Ellen DeGeneres told staffers WarnerMedia layoffs were pandemic-related, but an employee says brands stopped wanting to work with her
- A round of layoffs occurred at Ellen Digital Ventures (an extension of "The Ellen DeGeneres Show") earlier this week, according to Buzzfeed News.
- DeGeneres and producers for the show reportedly addressed employees about the layoffs, with executive producer Andy Lassner saying, "Digital and streaming has taken a big hit during COVID. We are hoping to now turn the tide."
- But an employee told Buzzfeed News that the layoffs could also have something to do with a loss of brand sponsorships following a tumultuous year for the show's host.
- "It could be COVID-related, but it also felt like a lot of fallout from the stories over the summer," the employee said.
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Ellen DeGeneres and her team told staffers that a recent round of terminations at WarnerMedia that affected more than two dozen of her staff was pandemic-related, but an employee says that may not be the full story, Buzzfeed News reported.
The employee (who wasn't named in the report), told the media outlet that brands were hesistant about working with the embattled host, and that this could have contributed to the layoffs at Ellen Digital Ventures — an extension of "The Ellen DeGeneres Show."
"Brands we were approaching were uneasy about being sponsors for this season because our organization is not a 'be kind' brand they thought it was," they said.
The employee, who works for Ellen Digital, said that they had seen a loss of advertisers and sponsors in recent months, and that some brands who had existing contracts were even trying to break them.
"It could be COVID-related, but it also felt like a lot of fallout from the stories over the summer," the employee said of the layoffs at Ellen Digital. "It's a combination and perfect storm of all of it and how one played into the next."
Per Buzzfeed News' report, at least 17 people on the Ellen Digital team were laid off earlier this week — and DeGeneres herself, along with executive producers from the show and an executive from the show's parent company, WarnerMedia, spoke to employees about the layoffs on Tuesday.
"I obviously am as heartbroken as everybody, but we have to know that this is all for the good of EDV, and we need to keep this going because we have such a great team and we believe in y'all, and we will get through this just like we've gotten through all kinds of other things," DeGeneres said on the call.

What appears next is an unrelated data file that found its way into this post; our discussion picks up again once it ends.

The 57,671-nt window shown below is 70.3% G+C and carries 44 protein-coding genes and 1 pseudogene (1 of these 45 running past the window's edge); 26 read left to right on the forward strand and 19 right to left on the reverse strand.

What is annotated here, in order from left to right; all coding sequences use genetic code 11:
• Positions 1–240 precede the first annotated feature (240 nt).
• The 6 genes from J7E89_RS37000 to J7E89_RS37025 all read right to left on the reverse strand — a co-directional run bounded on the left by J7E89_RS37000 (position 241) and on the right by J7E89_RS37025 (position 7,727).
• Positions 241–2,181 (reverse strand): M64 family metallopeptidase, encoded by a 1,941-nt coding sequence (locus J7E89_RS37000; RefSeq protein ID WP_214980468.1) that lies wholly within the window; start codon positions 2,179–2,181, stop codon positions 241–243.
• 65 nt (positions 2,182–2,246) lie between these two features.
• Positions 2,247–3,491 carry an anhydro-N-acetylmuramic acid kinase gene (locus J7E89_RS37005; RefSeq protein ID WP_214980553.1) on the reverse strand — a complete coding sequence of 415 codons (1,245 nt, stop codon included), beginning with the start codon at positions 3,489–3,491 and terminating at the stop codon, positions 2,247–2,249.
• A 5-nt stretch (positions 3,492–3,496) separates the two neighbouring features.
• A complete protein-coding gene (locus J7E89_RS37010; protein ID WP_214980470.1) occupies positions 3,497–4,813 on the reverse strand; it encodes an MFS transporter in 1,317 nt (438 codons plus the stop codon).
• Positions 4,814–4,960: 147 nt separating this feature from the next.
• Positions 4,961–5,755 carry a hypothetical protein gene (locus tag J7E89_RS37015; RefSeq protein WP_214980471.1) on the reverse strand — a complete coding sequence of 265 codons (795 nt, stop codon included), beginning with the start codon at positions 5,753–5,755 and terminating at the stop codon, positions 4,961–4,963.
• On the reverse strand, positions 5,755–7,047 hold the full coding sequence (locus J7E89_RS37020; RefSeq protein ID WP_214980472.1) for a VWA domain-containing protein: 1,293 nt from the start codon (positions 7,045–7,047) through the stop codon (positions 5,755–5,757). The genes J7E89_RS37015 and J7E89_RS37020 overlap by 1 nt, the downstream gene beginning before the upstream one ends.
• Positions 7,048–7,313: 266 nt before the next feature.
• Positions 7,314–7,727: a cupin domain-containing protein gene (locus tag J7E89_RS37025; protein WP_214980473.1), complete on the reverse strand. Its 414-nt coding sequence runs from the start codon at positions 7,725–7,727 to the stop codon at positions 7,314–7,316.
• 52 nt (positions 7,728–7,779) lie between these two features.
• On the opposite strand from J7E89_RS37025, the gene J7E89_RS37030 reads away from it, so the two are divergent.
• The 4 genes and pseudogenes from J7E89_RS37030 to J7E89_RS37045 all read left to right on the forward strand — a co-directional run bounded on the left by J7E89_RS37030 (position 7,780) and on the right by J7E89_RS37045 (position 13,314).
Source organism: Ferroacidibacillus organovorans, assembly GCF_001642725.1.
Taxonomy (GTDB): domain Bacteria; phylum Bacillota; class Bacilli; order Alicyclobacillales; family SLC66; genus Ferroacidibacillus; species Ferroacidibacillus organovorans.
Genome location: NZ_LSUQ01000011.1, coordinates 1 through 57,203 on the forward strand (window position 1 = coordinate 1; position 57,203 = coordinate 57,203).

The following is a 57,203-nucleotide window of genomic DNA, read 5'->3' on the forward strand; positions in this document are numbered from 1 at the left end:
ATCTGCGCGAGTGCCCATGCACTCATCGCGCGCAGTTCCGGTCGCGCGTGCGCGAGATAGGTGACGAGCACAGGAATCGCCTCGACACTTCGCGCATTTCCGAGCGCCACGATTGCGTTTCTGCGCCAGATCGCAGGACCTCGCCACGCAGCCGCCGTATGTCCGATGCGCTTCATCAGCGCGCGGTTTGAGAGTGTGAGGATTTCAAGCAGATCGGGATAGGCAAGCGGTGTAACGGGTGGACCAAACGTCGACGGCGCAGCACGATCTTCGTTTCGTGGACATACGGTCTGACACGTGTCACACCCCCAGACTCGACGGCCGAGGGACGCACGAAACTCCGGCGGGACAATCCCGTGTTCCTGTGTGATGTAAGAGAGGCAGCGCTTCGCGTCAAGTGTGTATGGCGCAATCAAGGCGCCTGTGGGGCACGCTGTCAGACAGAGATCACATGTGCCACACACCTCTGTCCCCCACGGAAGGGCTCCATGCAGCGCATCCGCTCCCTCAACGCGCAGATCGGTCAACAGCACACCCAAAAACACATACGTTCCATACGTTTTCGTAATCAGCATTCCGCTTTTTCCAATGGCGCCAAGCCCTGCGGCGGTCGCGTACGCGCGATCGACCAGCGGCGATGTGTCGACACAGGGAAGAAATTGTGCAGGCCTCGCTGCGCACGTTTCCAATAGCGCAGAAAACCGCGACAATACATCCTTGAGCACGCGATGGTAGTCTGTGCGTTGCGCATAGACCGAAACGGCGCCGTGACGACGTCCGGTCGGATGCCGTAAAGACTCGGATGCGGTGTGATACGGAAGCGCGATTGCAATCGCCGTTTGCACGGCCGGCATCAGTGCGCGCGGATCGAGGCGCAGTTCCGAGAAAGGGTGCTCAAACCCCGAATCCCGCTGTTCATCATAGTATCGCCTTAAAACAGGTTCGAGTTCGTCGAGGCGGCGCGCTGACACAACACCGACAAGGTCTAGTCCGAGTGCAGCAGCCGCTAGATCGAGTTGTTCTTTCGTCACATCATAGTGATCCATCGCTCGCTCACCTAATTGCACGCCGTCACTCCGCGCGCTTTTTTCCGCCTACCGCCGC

Executive producers Andy Lassner and Mary Connelly reportedly echoed DeGeneres' statements, telling employees that the layoffs were merely the result of the coronavirus pandemic, despite "a rough summer."
"Unfortunately, as you know from every company, digital and streaming has taken a big hit during COVID," Lassner said. "We are hoping to now turn the tide, and we feel that we're in a position with that with all of you here."
A representative for "The Ellen DeGeneres Show" told Insider on Wednesday that they had no comment.
The layoffs at Ellen Digital come after a turbulent year for the host.
In April, it was reported that DeGeneres' crew was "furious" about a lack of communication over their pay during the coronavirus shutdown.
Variety cited two anonymous sources who said that the long-running talk show's core stage crew — which consists of more than 30 employees — had not received any communication about the status of their working hours or pay, and that producers had not checked in about their mental and physical health.
And in July, the show's parent company, WarnerMedia, launched an internal investigation into the show's workplace culture. Variety reported an "employee relations group and a third party firm" would conduct the investigation, interviewing current and former employees about their time on set.
That same month, numerous ex-employees of "The Ellen DeGeneres Show" said they experienced sexual harassment and misconduct from executive producers while they worked there, according to a BuzzFeed News report.
DeGeneres subsequently addressed "issues" at her show with a letter to staff in late July.
In the letter, obtained by The Hollywood Reporter, DeGeneres took responsibility for the overall issues on her set. She did not directly address any allegations of her personal actions, but said she was "disappointed to learn" that people working for her did not feel happy or respected at work.
The host doubled down on her comments during the season premiere of "The Ellen Show" in September.
"I learned that things happened here that never should have happened. I take that very seriously," DeGeneres said in her opening monologue. "I want to say I am so sorry to the people who were affected."
"I know that I'm in a position of privilege and power. And I realized that with that comes responsibility," she continued. "And I take responsibility for what happens at my show. This is 'The Ellen DeGeneres Show.'"
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